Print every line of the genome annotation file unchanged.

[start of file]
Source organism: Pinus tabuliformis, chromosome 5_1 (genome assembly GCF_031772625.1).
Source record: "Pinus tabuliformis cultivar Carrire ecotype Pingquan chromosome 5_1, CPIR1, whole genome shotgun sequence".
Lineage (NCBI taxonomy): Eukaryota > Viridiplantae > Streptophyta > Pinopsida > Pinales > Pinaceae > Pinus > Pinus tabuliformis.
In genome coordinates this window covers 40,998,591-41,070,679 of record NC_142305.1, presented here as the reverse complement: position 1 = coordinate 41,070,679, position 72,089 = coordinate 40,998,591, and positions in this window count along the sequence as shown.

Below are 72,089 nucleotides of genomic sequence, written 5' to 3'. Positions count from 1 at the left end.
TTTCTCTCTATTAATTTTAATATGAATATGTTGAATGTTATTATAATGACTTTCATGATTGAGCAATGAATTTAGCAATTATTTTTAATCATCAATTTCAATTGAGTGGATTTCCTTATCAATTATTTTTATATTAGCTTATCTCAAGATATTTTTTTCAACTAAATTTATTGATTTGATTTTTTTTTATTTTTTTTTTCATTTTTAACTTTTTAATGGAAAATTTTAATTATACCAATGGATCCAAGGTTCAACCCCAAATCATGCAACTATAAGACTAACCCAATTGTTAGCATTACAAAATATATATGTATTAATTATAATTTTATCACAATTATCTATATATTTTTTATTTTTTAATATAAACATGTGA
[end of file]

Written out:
Source organism: Pinus tabuliformis, chromosome 5_1 (genome assembly GCF_031772625.1).
Source record: "Pinus tabuliformis cultivar Carrire ecotype Pingquan chromosome 5_1, CPIR1, whole genome shotgun sequence".
Lineage (NCBI taxonomy): Eukaryota > Viridiplantae > Streptophyta > Pinopsida > Pinales > Pinaceae > Pinus > Pinus tabuliformis.
In genome coordinates this window covers 40,998,591-41,070,679 of record NC_142305.1, presented here as the reverse complement: position 1 = coordinate 41,070,679, position 72,089 = coordinate 40,998,591, and positions in this window count along the sequence as shown.

Below are 72,089 nucleotides of genomic sequence, written 5' to 3'. Positions count from 1 at the left end.
TTTCTCTCTATTAATTTTAATATGAATATGTTGAATGTTATTATAATGACTTTCATGATTGAGCAATGAATTTAGCAATTATTTTTAATCATCAATTTCAATTGAGTGGATTTCCTTATCAATTATTTTTATATTAGCTTATCTCAAGATATTTTTTTCAACTAAATTTATTGATTTGATTTTTTTTTATTTTTTTTTTCATTTTTAACTTTTTAATGGAAAATTTTAATTATACCAATGGATCCAAGGTTCAACCCCAAATCATGCAACTATAAGACTAACCCAATTGTTAGCATTACAAAATATATATGTATTAATTATAATTTTATCACAATTATCTATATATTTTTTATTTTTTAATATAAACATGTGA